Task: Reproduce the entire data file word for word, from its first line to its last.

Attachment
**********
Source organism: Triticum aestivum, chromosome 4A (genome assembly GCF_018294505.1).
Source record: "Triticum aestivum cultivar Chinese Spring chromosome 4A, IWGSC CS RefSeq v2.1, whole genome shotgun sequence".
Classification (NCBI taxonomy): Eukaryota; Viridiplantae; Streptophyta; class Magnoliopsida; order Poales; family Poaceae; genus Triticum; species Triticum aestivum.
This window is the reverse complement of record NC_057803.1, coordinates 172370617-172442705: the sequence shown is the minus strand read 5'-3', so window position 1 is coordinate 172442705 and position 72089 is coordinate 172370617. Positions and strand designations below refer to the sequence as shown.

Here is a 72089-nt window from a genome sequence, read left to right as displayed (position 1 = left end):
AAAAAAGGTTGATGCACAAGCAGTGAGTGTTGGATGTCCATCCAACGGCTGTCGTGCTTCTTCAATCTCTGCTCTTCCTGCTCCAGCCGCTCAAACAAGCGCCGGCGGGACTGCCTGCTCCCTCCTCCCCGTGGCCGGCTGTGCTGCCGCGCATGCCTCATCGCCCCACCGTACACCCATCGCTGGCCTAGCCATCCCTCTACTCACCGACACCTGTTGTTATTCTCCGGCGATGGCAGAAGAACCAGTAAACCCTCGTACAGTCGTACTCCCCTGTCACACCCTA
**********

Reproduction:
Source organism: Triticum aestivum, chromosome 4A (genome assembly GCF_018294505.1).
Source record: "Triticum aestivum cultivar Chinese Spring chromosome 4A, IWGSC CS RefSeq v2.1, whole genome shotgun sequence".
Classification (NCBI taxonomy): Eukaryota; Viridiplantae; Streptophyta; class Magnoliopsida; order Poales; family Poaceae; genus Triticum; species Triticum aestivum.
This window is the reverse complement of record NC_057803.1, coordinates 172370617-172442705: the sequence shown is the minus strand read 5'-3', so window position 1 is coordinate 172442705 and position 72089 is coordinate 172370617. Positions and strand designations below refer to the sequence as shown.

Here is a 72089-nt window from a genome sequence, read left to right as displayed (position 1 = left end):
AAAAAAGGTTGATGCACAAGCAGTGAGTGTTGGATGTCCATCCAACGGCTGTCGTGCTTCTTCAATCTCTGCTCTTCCTGCTCCAGCCGCTCAAACAAGCGCCGGCGGGACTGCCTGCTCCCTCCTCCCCGTGGCCGGCTGTGCTGCCGCGCATGCCTCATCGCCCCACCGTACACCCATCGCTGGCCTAGCCATCCCTCTACTCACCGACACCTGTTGTTATTCTCCGGCGATGGCAGAAGAACCAGTAAACCCTCGTACAGTCGTACTCCCCTGTCACACCCTA